3. Scottish Government (2020) ‘Number of volunteer sign-ups passes 76,000’, 1 May 2020 [online]. Available at: https://www.gov.scot/news/number-of-volunteer-sign-ups-passes-75-000/
  4. Tom Leonard (1980) ‘Liason Coordinator’ in Ghostie Men. Newcastle-upon-Tyne: Galloping Dog Press. Available at: https://www.tomleonard.co.uk/online-poetry-and-prose/liasoncoordinator.html
  5. David Graeber (2013) ‘On the Phenomenon of Bullshit Jobs’, Strike! magazine, Summer 2013.
  6. Tom M. Devine (2011) To the Ends of the Earth: Scotland’s Global Diaspora 1750–2019. London: Allen Lane, p.85.
  7. Peter Kravitz (ed.)(1997) The Picador Book of Contemporary Scottish Fiction. London: Picador. Ibid . p271
  8. HM Treasury (2020)’Eat Out to Help Out launches today – with government paying half on restaurant bills’, 3 August 2020 [online]. Available at: https://www.gov.uk/government/news/eat-out-to-help-out-launches-today-with-government-paying-half-on-restaurant-bills
  9. Boris Johnson (2020) [Twitter] 29 Mar 2020. Available at: https://twitter.com/BorisJohnson/status/1244339182690066433
  10. Margaret Thatcher (1987) Interview for Woman’s Own, 23 September 1987.
  11. Available at: http://www.margaretthatcher.org/document/106689 (Accessed: 26 September 2021).
  12. Zero Waste Scotland (2021) ‘Zero Waste Scotland reveals the true size of Scotland’s raw material consumption footprint and calls for action to reduce it’, 23 June 2021 [online]. Available at: https://www.zerowastescotland.org.uk/press-release/true-size-scotlands-raw-material-consumption-footprint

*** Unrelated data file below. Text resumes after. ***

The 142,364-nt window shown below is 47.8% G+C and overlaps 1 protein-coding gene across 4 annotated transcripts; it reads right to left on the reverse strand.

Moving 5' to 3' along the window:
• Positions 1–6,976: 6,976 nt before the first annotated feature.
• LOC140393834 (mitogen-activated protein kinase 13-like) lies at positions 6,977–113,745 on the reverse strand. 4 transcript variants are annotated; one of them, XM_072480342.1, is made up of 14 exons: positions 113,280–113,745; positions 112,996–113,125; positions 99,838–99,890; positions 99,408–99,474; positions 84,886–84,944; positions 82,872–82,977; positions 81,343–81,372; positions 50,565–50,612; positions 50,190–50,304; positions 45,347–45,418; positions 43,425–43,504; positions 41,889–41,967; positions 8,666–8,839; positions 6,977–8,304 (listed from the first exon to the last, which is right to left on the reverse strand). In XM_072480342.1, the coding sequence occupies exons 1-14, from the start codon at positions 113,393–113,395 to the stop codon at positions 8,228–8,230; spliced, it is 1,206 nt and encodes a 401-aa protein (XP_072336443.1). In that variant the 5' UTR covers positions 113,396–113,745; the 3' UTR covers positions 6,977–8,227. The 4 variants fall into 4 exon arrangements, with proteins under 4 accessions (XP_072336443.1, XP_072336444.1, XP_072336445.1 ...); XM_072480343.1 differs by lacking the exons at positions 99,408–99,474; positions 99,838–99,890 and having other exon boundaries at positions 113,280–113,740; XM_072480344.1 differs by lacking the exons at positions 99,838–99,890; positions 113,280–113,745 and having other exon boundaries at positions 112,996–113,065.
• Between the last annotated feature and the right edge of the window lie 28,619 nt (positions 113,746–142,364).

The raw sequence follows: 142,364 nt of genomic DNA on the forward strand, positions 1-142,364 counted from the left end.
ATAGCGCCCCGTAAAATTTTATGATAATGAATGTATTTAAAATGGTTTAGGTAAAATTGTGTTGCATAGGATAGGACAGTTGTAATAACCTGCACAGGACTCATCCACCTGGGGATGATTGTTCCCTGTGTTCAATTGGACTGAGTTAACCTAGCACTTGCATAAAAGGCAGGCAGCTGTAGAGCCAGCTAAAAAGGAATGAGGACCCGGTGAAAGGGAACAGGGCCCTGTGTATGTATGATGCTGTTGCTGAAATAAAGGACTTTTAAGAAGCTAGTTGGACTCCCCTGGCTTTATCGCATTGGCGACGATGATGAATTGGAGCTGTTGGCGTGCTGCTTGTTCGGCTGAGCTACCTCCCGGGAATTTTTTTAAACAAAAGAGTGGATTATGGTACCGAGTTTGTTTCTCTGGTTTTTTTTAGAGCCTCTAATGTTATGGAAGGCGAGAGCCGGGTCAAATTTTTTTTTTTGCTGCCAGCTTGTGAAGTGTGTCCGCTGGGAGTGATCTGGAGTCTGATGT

13. Office for National Statistics (ONS)(2020) ‘Personal well-being in the UK: April 2019 to March 2020’, 30 July 2020 [online]. Available at: https://www.ons.gov.uk/peoplepopulationandcommunity/wellbeing/bulletins/measuringnationalwellbeing/april2019tomarch2020
  14. David Graeber (2013) ‘On the Phenomenon of Bullshit Jobs’, Strike! magazine, Summer 2013.
  15. Social Mobility Commission (2021) ‘Most people believe inequality has increased due to the pandemic’, 11 March 2021 [online]. Available at: https://www.gov.uk/government/news/most-people-believe-inequality-has-increased-due-to-the-pandemic
  16. Tim Gore (2020) ‘Confronting Carbon Inequality: Putting climate justice at the heart of the COVID-19 recovery’, Oxfam Media Briefing, 21 September 2020. Available at: https://oxfamilibrary.openrepository.com/bitstream/handle/10546/621052/mb-confronting-carbon-inequality-210920-en.pdf (Accessed: 26 September 2021).
  17. WWF (Worldwide Fund for Nature)(2020) ‘Nearly Half UK’s Carbon Footprint Down To Emissions From Abroad’, 16 April 2020 [online]. Available at: https://www.wwf.org.uk/updates/uks-carbon-footprint
  18. Sandra Laville (2021) ‘UK plastics sent for recycling in Turkey dumped and burned, Greenpeace finds’, The Guardian, 17 May 2021. Available at: https://www.theguardian.com/environment/2021/may/17/uk-plastics-sent-for-recycling-in-turkey-dumped-and-burned-greenpeace-finds
  19. Zero Waste Scotland Decoupling Advisory Group (2020) ‘Building Back Better: Principles for sustainable resource use in a wellbeing economy’, Decoupling Advisory Group, July 2020. Available at: https://zerowastescotland.org.uk/sites/default/files/Decoupling%20Advisory%20Group%20Report.pdf
  20. Naomi Klein (2020) ‘Care and Repair: Left Politics in the Age of Climate Change’, Dissent, Winter 2020. Available at: https://www.dissentmagazine.org/article/care-and-repair-left-politics-in-the-age-of-climate-change
  21. Roger Harrabin (2014) ‘Magpies “don’t steal shiny objects”‘, BBC, 16 August 2014 [online]. Available at: https://www.bbc.co.uk/news/science-environment-28797519